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Electric MINI to set Nurburgring track record without using brakes

Germany’s famous Nurburgring racetrack is home to regular record attempts, typically set by the world’s fastest cars to test their cornering and braking ability and sheer power and acceleration.

(Mini)

It’s the diverse selection of corners, dips and undulations in its 12.9 miles length that makes it such an appealing benchmark for performance vehicles.

But British car brand Mini is planning to set a new record — one where the driver sets a brisk lap without touching the brake pedal.

The publicity stunt will be done to highlight the adjustable regenerative braking in the all-electric Mini Cooper SE, due in Australia in mid-2020.

BMW-owned Mini has been late to the party on allowing drivers to adjust the level of energy recuperation, which gives the effect of pressing the brake pedal by reversing the flow of energy in the electric motor.

Mini says it will be trying to achieve “maximum efficiency” in tackling the challenging Nurburgring track without using the brake pedal.

The Mini Cooper SE is powered by a 135kW electric motor claimed to get the car to 100km/h in 7.3 seconds; brisk but far from ballistic.

A toggle switch allows the level of energy regeneration — or auto braking — to change between soft or “particularly aggressive”, the latter providing 0.19g of force without having to touch the brake pedal.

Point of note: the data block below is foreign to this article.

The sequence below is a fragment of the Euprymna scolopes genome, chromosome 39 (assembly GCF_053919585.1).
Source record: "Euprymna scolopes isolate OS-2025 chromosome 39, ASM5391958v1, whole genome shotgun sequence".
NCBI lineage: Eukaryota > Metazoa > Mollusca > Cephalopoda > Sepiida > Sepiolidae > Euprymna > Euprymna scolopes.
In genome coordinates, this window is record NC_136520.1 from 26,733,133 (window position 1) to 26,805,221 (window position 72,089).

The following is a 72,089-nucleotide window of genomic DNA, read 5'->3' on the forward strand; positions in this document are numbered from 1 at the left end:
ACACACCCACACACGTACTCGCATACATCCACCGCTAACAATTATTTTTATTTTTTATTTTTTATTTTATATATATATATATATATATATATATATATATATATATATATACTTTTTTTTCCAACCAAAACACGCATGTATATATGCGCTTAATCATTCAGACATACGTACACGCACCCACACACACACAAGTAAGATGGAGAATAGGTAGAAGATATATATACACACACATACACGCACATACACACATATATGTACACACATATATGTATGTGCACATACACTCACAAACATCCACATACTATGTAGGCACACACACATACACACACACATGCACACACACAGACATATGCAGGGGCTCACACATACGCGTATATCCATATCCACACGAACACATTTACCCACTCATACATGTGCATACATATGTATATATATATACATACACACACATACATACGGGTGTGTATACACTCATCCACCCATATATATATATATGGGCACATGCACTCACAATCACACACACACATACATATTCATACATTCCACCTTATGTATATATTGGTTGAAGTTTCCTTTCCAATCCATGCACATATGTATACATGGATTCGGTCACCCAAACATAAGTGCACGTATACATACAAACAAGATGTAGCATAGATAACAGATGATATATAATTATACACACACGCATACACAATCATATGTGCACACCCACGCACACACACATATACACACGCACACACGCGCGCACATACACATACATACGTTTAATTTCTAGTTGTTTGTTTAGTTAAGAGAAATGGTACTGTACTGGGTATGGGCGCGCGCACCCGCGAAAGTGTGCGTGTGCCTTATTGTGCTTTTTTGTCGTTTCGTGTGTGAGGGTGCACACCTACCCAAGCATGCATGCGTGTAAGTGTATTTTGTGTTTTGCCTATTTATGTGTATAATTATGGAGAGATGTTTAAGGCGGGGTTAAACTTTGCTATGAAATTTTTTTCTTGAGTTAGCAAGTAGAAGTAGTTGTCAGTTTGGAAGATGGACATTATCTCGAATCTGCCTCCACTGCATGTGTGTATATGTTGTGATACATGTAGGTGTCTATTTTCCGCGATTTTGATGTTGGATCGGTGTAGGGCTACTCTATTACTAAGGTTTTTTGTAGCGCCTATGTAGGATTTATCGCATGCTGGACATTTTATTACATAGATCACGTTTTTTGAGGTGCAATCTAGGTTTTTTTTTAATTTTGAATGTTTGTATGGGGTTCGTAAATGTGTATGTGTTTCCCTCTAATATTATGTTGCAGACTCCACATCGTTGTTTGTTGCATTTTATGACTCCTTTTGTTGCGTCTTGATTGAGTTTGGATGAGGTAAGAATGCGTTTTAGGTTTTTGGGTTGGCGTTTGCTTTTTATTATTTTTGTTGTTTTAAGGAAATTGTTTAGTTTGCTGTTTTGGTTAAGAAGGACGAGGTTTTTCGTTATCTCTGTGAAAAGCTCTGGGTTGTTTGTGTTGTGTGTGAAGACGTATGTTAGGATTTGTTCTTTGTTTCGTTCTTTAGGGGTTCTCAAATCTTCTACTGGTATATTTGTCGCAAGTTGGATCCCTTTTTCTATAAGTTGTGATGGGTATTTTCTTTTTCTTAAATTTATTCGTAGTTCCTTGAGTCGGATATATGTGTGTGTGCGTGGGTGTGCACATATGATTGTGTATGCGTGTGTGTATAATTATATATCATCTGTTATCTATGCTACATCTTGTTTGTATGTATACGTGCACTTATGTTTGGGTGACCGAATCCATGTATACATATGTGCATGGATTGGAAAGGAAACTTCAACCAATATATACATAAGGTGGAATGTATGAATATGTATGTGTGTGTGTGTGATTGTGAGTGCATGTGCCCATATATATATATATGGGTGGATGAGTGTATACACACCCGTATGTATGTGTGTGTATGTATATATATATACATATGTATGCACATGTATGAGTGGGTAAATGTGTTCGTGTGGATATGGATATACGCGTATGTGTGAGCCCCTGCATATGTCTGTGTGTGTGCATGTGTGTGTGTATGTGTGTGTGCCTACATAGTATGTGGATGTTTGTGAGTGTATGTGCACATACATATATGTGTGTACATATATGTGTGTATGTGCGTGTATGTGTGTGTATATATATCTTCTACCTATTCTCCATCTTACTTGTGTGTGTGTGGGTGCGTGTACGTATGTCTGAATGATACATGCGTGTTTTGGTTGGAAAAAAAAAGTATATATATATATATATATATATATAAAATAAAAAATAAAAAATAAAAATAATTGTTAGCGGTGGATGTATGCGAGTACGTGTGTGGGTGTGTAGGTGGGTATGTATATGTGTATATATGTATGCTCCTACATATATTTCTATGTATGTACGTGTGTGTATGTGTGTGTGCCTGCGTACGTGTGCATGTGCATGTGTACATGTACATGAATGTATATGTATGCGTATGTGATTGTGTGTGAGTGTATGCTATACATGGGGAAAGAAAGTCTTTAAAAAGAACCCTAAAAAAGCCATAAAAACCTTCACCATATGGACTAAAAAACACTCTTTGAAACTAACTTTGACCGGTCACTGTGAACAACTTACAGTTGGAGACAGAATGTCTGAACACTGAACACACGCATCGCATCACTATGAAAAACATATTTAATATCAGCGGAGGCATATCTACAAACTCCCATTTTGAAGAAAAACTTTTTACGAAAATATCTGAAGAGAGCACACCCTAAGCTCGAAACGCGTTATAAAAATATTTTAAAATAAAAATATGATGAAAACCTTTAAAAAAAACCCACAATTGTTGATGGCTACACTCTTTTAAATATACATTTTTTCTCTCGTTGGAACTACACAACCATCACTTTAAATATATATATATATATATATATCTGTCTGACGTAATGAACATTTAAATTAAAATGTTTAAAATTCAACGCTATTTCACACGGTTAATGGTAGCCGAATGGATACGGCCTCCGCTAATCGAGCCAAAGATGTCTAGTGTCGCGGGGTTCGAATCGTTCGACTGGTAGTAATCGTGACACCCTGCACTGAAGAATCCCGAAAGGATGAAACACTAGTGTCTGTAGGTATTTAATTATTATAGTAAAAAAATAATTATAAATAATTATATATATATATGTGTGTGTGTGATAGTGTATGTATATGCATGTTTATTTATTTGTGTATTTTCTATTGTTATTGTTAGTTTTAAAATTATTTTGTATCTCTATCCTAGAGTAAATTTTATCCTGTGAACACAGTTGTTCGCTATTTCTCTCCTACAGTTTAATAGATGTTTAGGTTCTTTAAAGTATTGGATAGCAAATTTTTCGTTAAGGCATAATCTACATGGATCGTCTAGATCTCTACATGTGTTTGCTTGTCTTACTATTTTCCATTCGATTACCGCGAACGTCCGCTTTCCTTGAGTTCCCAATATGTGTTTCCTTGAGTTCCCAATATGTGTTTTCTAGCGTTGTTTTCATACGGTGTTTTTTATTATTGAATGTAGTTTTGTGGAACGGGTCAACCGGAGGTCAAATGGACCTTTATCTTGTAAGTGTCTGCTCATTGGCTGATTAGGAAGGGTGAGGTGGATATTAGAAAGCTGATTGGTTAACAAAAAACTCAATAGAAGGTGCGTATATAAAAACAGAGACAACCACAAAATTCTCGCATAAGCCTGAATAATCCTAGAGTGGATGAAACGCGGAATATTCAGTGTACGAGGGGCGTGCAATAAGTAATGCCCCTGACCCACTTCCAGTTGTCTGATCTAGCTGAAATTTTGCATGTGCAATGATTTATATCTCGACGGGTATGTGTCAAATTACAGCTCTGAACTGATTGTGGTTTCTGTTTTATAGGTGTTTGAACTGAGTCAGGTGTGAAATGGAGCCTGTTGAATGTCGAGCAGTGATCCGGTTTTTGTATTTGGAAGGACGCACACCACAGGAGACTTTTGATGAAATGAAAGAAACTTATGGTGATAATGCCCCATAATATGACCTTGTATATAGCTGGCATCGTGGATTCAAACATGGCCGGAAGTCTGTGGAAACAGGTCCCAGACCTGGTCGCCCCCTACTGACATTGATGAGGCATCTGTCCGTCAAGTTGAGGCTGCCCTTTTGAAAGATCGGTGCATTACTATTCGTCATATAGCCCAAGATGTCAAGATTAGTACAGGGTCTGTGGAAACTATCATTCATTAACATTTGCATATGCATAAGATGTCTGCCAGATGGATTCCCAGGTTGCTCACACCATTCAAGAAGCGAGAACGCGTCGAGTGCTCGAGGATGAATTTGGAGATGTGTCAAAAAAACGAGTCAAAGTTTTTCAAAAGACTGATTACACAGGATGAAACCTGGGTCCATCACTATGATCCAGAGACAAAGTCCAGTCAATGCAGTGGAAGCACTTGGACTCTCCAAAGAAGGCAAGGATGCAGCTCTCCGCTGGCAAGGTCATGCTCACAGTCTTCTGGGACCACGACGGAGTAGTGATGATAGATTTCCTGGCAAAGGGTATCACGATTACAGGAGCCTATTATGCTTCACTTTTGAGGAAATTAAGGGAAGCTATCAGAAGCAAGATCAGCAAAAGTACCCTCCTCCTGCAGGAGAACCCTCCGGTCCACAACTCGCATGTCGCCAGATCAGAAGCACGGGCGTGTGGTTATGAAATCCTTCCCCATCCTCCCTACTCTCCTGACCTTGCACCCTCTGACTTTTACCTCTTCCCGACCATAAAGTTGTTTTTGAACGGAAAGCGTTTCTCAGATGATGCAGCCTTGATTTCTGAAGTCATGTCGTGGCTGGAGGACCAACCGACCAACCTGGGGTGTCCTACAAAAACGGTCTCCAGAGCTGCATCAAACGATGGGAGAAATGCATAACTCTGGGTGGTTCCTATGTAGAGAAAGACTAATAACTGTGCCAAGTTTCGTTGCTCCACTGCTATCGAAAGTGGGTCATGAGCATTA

“The technological innovation offers the incentive for a very special type of challenge,” the brand said in announcing its planned challenge.

EV manufacturers still have different views on the best form of regenerative braking.

Nissan has developed an “e-Pedal”, for example, which when activated dials up more aggressive regenerative braking, even bringing the car to a complete stop.

Hyundai allows adjustment of the regenerative braking via paddles on the steering wheel.

And Tesla allows selection of two regenerative braking levels using the touchscreen.

Most electric cars typically provide some level of regenerative braking, although when the batteries are full it can be reduced.

But for Porsche’s upcoming Taycan — which recently set a time of 7 minutes, 42 seconds around the Nurburgring — the car simply coasts in its regular mode, as any petrol-powered car would if you lifted off the accelerator at speed. However, the driver can select some mild regenerative braking at the press of a button.

Whether Mini’s Nurburgring attack will create a new challenge among EV manufacturers remains to be seen.

No doubt Tesla — which is desperately trying to beat the time recently set by the Porsche Taycan — will be up for the challenge.

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